Towards more safe, affordable homes (part II of III): Making the market work for all

This week, my campaign released our Housing4All plan (download HERE) to help make our region more affordable for San Diegans by taking on our housing crisis. I wrote about part of our solution – the community-based approach for subsidized homes – here.  This post focuses on some of the key changes we need to make to our regional housing approach that influence the market realities and can make homes more affordable.

First, a quick story to make a point.

If a grocery store has 10 chocolate chip cookies to sell and only 1 person who wants a cookie, the store has to keep the price low if it wants to make a sale. However, if the store has 1 chocolate chip cookie to sell and 10 people who each want that 1 cookie, then the store can charge more money for that cookie.

Supply and demand.

San Diego County does not have enough homes for the people who are already here – most of whom are homegrown despite how it may feel.  In fact, our region has over 160,000 homes less than what it needs to keep pace with job growth. We have a rental vacancy rate below 5% – which is not great for renters whose incomes have only gone up by 4% since 2000 while rental rates have gone up a whopping 36% in the same time period! View a sharable 30-second clip on our rent imbalance here.

We have a supply problem, so why don’t we build more homes?

This is where things get complicated and what our Housing4All plan seeks to address.  Most homes are built with money that comes in part from investors (e.g. shareholders, family friends, investment trusts, etc.).  These investors want their money to grow so they can put their own kids through college, fund their retirements, grow businesses, and so forth.  As a result, they typically want reliable investments that will give them a return on their money with as little risk as possible.  Building homes is risky for a whole host of reasons such as swings in interest rates, the cost of building materials, not having enough qualified workers, and so on. But one risk – that a project you invest in never gets built or takes a really long time – is more significant than the rest. This uncertainty makes the return on investment your rich uncle would want higher than if he just put the money in a savings account.

In the context of San Diego County, there is massive uncertainty in the amount of time to build homes, in where those homes can be built, and in what will be required to actually build the homes. As a result, far fewer homes get built than are needed.  The problem is made worse because we don’t have flexibility about the size and location of the homes and the rules vary when combining multiple pieces of land to build on.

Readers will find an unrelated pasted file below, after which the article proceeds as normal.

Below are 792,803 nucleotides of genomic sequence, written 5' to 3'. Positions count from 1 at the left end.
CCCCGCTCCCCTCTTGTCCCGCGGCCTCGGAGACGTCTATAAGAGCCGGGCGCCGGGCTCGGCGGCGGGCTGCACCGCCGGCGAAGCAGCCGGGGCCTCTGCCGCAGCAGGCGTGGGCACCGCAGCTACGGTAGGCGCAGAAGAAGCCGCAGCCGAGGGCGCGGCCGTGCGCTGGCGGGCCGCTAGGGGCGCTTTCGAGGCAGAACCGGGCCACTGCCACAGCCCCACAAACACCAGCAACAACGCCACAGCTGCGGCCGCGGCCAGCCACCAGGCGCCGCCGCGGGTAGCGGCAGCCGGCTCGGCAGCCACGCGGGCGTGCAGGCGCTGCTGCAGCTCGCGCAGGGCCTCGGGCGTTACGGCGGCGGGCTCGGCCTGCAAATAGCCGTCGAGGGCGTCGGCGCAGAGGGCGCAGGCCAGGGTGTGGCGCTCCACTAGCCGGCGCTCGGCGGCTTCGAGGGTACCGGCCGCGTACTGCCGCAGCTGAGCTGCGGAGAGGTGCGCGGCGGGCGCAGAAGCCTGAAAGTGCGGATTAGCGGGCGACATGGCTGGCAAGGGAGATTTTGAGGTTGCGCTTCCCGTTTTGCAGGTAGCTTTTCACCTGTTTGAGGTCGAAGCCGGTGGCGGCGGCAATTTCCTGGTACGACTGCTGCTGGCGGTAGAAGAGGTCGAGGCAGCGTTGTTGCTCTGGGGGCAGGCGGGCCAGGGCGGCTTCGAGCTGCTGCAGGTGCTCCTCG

What does all this have to do with our plan?

Our Housing4All plan takes on the biggest barriers to building homes while protecting our environment for the future.  Specifically, the plan calls for:

  1. Overhauling rules. Overhauling the housing rules (called “zoning”) to preserve community quality of life by focusing on the character of homes within each community, not some rote formula based on square footage.
  2. Simplifying approvals. The community, builders and environmental advocates have been very involved in our region’s planning. By selectively creating “by right” development that allows certain types of homes to be built without lengthy supplemental reviews, our plan minimizes the expensive uncertainty.
  3. Embracing creativity and innovation. Not everyone wants or needs a huge home, and not everyone wants or needs lots of land around them. By allowing builders and communities to be more creative in what they build, our plan better tailors what gets built to what people want.

The truth about housing in a place as desirable as San Diego is that people are always going to want to live here and we are likely to be more expensive than other parts of the country. This truth is a reason to moderate expectations but it is not a reason to sit on our hands while hundreds of thousands of seniors fall into poverty and homelessness and 20% of our children grow up in poverty. Together, we can balance the needs of our fellow San Diegans with our collective need to protect the environment and enhance community character.

Our Housing4All plan has four principles. Enhance quality of life, improve reliability in rules, decrease overall cost, and protection of our natural beauty. To view or share a 30-second video about these pillars, click here. This focus will put us on a path to help all San Diegans live in communities that are safe, thriving, and affordable.